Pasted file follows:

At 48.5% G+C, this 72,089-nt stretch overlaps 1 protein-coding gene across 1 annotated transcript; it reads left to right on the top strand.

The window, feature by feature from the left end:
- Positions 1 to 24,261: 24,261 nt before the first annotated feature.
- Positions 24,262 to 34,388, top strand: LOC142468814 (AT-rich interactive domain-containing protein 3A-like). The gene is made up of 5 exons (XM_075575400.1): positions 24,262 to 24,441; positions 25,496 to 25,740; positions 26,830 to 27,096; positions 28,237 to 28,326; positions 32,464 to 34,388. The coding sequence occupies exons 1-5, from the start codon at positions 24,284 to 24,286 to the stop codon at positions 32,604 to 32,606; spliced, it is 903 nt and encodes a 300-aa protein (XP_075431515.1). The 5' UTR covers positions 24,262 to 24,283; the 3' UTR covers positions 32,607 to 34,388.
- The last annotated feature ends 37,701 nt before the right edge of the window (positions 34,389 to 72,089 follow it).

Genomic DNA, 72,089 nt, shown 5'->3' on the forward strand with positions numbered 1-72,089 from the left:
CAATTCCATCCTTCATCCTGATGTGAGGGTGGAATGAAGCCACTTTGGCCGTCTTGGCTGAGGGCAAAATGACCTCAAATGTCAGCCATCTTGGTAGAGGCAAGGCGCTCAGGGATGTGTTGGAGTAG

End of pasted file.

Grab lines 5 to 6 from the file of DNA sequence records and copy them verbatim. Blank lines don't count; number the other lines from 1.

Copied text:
- The last annotated feature ends 37,701 nt before the right edge of the window (positions 34,389 to 72,089 follow it).

Genomic DNA, 72,089 nt, shown 5'->3' on the forward strand with positions numbered 1-72,089 from the left: